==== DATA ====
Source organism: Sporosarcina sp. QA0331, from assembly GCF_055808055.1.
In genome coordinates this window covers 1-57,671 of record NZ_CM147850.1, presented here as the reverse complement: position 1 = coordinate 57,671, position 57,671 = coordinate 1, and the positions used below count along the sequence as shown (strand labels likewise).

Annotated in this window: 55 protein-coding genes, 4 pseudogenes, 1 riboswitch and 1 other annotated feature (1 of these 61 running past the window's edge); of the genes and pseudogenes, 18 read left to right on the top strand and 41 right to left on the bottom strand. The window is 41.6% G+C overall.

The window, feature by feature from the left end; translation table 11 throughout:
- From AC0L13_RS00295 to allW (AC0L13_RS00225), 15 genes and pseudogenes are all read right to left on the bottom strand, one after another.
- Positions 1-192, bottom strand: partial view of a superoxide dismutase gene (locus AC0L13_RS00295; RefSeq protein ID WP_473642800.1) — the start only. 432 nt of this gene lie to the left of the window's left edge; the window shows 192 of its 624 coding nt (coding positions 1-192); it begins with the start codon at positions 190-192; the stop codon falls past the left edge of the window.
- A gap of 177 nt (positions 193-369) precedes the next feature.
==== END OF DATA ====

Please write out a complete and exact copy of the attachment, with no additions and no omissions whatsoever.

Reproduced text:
Source organism: Sporosarcina sp. QA0331, from assembly GCF_055808055.1.
In genome coordinates this window covers 1-57,671 of record NZ_CM147850.1, presented here as the reverse complement: position 1 = coordinate 57,671, position 57,671 = coordinate 1, and the positions used below count along the sequence as shown (strand labels likewise).

Annotated in this window: 55 protein-coding genes, 4 pseudogenes, 1 riboswitch and 1 other annotated feature (1 of these 61 running past the window's edge); of the genes and pseudogenes, 18 read left to right on the top strand and 41 right to left on the bottom strand. The window is 41.6% G+C overall.

The window, feature by feature from the left end; translation table 11 throughout:
- From AC0L13_RS00295 to allW (AC0L13_RS00225), 15 genes and pseudogenes are all read right to left on the bottom strand, one after another.
- Positions 1-192, bottom strand: partial view of a superoxide dismutase gene (locus AC0L13_RS00295; RefSeq protein ID WP_473642800.1) — the start only. 432 nt of this gene lie to the left of the window's left edge; the window shows 192 of its 624 coding nt (coding positions 1-192); it begins with the start codon at positions 190-192; the stop codon falls past the left edge of the window.
- A gap of 177 nt (positions 193-369) precedes the next feature.